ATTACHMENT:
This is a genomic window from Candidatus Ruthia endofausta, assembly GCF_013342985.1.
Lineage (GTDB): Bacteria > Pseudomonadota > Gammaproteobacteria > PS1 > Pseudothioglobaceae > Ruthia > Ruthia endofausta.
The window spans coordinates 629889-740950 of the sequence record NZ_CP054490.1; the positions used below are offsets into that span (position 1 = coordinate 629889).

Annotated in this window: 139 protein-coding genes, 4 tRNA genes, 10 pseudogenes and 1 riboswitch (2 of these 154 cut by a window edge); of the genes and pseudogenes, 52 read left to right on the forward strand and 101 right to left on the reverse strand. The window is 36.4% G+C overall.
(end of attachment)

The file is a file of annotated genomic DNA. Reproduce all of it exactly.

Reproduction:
This is a genomic window from Candidatus Ruthia endofausta, assembly GCF_013342985.1.
Lineage (GTDB): Bacteria > Pseudomonadota > Gammaproteobacteria > PS1 > Pseudothioglobaceae > Ruthia > Ruthia endofausta.
The window spans coordinates 629889-740950 of the sequence record NZ_CP054490.1; the positions used below are offsets into that span (position 1 = coordinate 629889).

Annotated in this window: 139 protein-coding genes, 4 tRNA genes, 10 pseudogenes and 1 riboswitch (2 of these 154 cut by a window edge); of the genes and pseudogenes, 52 read left to right on the forward strand and 101 right to left on the reverse strand. The window is 36.4% G+C overall.